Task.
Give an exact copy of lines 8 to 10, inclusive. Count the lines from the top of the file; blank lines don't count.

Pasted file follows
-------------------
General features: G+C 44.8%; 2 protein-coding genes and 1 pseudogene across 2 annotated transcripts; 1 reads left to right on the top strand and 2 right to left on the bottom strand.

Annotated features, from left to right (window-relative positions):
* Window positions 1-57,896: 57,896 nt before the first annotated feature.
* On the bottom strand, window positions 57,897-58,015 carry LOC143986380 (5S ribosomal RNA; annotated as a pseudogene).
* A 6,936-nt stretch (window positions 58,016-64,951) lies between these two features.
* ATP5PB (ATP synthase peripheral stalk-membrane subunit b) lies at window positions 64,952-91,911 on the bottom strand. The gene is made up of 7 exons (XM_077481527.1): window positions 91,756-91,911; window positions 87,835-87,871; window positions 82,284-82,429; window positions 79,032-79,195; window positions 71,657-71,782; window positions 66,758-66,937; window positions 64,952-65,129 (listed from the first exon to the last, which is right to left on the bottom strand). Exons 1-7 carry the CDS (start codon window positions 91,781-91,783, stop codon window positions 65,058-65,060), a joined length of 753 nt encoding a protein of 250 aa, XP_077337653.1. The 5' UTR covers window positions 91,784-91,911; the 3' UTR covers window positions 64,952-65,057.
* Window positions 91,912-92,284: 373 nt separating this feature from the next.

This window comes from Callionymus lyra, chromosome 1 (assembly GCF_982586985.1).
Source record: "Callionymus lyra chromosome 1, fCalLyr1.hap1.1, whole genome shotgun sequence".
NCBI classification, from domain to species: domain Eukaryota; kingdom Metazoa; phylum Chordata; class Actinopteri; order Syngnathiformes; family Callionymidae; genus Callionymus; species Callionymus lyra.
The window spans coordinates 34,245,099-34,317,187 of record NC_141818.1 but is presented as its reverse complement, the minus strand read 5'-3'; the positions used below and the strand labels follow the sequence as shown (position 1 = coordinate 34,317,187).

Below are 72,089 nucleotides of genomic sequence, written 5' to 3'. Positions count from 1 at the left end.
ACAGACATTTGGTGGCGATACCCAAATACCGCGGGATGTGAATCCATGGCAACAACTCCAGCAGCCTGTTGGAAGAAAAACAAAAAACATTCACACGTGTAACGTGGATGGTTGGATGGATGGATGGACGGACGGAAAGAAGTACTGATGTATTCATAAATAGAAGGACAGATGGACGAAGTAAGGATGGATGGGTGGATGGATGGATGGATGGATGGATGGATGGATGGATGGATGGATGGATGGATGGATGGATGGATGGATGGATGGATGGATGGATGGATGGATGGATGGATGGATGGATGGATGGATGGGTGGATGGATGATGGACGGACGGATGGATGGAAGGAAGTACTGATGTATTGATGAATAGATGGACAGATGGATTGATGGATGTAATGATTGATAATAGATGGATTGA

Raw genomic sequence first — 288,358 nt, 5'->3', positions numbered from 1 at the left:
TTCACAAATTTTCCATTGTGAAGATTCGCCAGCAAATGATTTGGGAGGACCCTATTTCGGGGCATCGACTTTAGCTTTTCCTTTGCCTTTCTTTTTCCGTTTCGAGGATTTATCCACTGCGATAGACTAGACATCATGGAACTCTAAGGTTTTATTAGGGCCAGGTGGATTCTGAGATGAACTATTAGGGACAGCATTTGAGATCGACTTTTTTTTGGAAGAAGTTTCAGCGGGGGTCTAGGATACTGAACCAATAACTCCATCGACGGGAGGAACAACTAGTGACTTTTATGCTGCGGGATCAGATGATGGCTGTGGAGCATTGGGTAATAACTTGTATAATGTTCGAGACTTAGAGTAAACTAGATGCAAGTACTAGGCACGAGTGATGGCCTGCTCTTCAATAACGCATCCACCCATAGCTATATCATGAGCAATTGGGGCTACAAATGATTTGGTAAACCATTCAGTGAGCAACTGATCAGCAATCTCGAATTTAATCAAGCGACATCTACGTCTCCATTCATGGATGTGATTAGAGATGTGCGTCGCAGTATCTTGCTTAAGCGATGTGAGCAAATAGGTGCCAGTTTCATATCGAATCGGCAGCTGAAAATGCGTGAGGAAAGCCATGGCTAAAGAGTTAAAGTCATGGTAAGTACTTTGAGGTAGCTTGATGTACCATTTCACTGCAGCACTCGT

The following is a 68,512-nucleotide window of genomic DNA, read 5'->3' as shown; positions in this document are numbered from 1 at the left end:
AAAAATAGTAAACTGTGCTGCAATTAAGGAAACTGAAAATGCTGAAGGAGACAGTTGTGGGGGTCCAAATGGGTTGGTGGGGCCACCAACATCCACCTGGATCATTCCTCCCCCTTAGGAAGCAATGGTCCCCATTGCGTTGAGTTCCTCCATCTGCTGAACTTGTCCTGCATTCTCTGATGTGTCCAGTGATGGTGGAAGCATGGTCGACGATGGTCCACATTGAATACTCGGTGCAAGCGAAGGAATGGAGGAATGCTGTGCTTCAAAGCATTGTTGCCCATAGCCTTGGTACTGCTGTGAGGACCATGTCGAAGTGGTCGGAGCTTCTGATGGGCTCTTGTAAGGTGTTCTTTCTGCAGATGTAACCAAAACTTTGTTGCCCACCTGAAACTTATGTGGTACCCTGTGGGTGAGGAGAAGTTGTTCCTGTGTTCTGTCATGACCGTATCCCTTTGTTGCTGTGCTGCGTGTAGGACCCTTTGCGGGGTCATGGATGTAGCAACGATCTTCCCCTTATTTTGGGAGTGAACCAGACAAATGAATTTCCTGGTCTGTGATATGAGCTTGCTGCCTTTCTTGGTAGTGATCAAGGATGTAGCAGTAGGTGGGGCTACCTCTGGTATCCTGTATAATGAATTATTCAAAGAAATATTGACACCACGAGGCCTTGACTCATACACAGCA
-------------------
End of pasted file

This window comes from Callionymus lyra, chromosome 1 (assembly GCF_982586985.1).
Source record: "Callionymus lyra chromosome 1, fCalLyr1.hap1.1, whole genome shotgun sequence".
NCBI classification, from domain to species: domain Eukaryota; kingdom Metazoa; phylum Chordata; class Actinopteri; order Syngnathiformes; family Callionymidae; genus Callionymus; species Callionymus lyra.